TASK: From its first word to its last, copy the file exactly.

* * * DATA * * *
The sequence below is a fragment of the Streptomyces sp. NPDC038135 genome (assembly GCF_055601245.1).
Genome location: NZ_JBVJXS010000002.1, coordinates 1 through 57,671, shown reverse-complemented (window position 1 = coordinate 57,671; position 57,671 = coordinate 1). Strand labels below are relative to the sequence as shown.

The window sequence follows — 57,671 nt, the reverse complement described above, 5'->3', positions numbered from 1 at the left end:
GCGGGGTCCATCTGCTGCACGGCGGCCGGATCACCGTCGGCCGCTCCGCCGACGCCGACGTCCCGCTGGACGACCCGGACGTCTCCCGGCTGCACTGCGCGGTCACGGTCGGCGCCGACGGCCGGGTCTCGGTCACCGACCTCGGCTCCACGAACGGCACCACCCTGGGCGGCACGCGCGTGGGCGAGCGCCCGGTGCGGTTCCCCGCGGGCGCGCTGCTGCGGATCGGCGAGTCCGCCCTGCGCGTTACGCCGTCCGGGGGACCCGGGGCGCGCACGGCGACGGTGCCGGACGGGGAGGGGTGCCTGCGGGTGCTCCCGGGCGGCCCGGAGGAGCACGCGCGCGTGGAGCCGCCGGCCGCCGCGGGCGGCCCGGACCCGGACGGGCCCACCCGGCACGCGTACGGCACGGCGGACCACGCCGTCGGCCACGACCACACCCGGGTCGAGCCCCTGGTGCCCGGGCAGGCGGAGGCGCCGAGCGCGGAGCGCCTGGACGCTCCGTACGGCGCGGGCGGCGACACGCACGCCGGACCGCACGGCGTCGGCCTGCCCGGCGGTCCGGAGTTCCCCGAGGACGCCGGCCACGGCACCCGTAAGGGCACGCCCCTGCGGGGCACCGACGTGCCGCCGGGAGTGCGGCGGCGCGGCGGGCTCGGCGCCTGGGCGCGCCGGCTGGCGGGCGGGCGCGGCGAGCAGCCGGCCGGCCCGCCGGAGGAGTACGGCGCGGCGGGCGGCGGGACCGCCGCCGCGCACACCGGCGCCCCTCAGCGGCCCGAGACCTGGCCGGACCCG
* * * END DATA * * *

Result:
The sequence below is a fragment of the Streptomyces sp. NPDC038135 genome (assembly GCF_055601245.1).
Genome location: NZ_JBVJXS010000002.1, coordinates 1 through 57,671, shown reverse-complemented (window position 1 = coordinate 57,671; position 57,671 = coordinate 1). Strand labels below are relative to the sequence as shown.

The window sequence follows — 57,671 nt, the reverse complement described above, 5'->3', positions numbered from 1 at the left end:
GCGGGGTCCATCTGCTGCACGGCGGCCGGATCACCGTCGGCCGCTCCGCCGACGCCGACGTCCCGCTGGACGACCCGGACGTCTCCCGGCTGCACTGCGCGGTCACGGTCGGCGCCGACGGCCGGGTCTCGGTCACCGACCTCGGCTCCACGAACGGCACCACCCTGGGCGGCACGCGCGTGGGCGAGCGCCCGGTGCGGTTCCCCGCGGGCGCGCTGCTGCGGATCGGCGAGTCCGCCCTGCGCGTTACGCCGTCCGGGGGACCCGGGGCGCGCACGGCGACGGTGCCGGACGGGGAGGGGTGCCTGCGGGTGCTCCCGGGCGGCCCGGAGGAGCACGCGCGCGTGGAGCCGCCGGCCGCCGCGGGCGGCCCGGACCCGGACGGGCCCACCCGGCACGCGTACGGCACGGCGGACCACGCCGTCGGCCACGACCACACCCGGGTCGAGCCCCTGGTGCCCGGGCAGGCGGAGGCGCCGAGCGCGGAGCGCCTGGACGCTCCGTACGGCGCGGGCGGCGACACGCACGCCGGACCGCACGGCGTCGGCCTGCCCGGCGGTCCGGAGTTCCCCGAGGACGCCGGCCACGGCACCCGTAAGGGCACGCCCCTGCGGGGCACCGACGTGCCGCCGGGAGTGCGGCGGCGCGGCGGGCTCGGCGCCTGGGCGCGCCGGCTGGCGGGCGGGCGCGGCGAGCAGCCGGCCGGCCCGCCGGAGGAGTACGGCGCGGCGGGCGGCGGGACCGCCGCCGCGCACACCGGCGCCCCTCAGCGGCCCGAGACCTGGCCGGACCCG